Distinguishing and labelling differences
We sought to describe labels for people associated with AIDS and the sociocultural context for the production of labels. We coded expressions about gender, race/ethnicity, sexual orientation, employment, age, and religiosity. These categories are taken-for-granted labels for groups rather than carefully constructed utterances (Link and Phelan 2001). Categories of PLHA and HIV-risk groups included heterosexual men, heterosexual women, children of PLHA, drug users, homosexual men, sex workers, poor people, and promiscuous persons. Participants used both colloquial and scientific labels. For example, female sex workers were referred to as ‘commercial sex workers’, ‘prostitutes’, or ‘skettels’, but the latter term also referred to female promiscuity. When referring to gay men, some participants used pejorative terms (e.g.‘bullers’, ‘chi-chi men’), whereas others used language-neutral expressions (e.g.‘gay’, ‘homosexual’). Providers also referred to gay men as ‘MSM’. Gay men tended to self-identify as ‘gay’, ‘homosexual’, and, occasionally, ‘MSM’. Participants did not describe differences or labels based on race/ethnicity, which may seem counterintuitive, given Trinidad and Tobago's racial/ethnic demographics. Tobagonians noted distinctions made about HIV risk between locals and wealthy Europeans, a belief derived from lore that AIDS was ‘imported’ by a promiscuous European female migrant.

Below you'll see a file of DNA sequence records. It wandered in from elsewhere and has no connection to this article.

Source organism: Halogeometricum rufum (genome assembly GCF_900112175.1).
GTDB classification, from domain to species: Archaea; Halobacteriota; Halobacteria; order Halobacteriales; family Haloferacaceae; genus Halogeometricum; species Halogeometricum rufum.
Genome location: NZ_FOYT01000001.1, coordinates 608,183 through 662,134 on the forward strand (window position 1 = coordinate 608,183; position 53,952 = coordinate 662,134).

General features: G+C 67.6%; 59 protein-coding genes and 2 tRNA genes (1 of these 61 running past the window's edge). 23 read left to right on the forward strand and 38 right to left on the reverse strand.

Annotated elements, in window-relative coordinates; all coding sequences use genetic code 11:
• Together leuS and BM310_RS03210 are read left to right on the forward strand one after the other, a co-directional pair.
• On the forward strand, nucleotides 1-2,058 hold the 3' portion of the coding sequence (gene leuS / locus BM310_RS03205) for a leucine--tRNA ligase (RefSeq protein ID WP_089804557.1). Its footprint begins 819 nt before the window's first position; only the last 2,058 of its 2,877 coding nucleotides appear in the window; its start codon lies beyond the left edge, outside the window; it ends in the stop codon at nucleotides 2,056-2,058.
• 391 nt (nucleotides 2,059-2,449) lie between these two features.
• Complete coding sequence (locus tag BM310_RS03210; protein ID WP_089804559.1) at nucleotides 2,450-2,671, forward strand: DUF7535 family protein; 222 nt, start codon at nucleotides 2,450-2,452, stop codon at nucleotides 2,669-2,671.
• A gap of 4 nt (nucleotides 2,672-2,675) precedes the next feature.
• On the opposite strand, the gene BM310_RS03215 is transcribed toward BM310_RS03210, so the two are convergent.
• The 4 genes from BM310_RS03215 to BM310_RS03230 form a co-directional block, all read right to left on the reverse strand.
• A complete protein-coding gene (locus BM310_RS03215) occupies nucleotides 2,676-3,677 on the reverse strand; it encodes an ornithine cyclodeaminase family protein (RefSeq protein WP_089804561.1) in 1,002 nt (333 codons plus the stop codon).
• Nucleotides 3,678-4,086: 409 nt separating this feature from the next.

Associating human differences with negative attributes
To uncover stereotypes associated with the above labels, we coded automatic expressions of negative attributes. We also drew upon data wherein we prompted participants to describe characteristics associated with various categories. Stereotypes related to HIV transmission that revolved around infidelity, gender, and sexual orientation follow.
‘Not Behaving’ leads to transmission: According to PLHA and providers alike, religious culture influences the view that HIV acquisition is a consequence of immorality and shirking marital responsibility:
|First participant:||Some people believe [AIDS] occurs from God because they weren't behaving themselves.|
|Second participant:||You have to understand that we are . . . basically a religious society. . . . Either you are gay or you’re sleeping around . . . you must have committed some great sin and then you’re blamed for having committed this great sin (Trinidadian MSM).|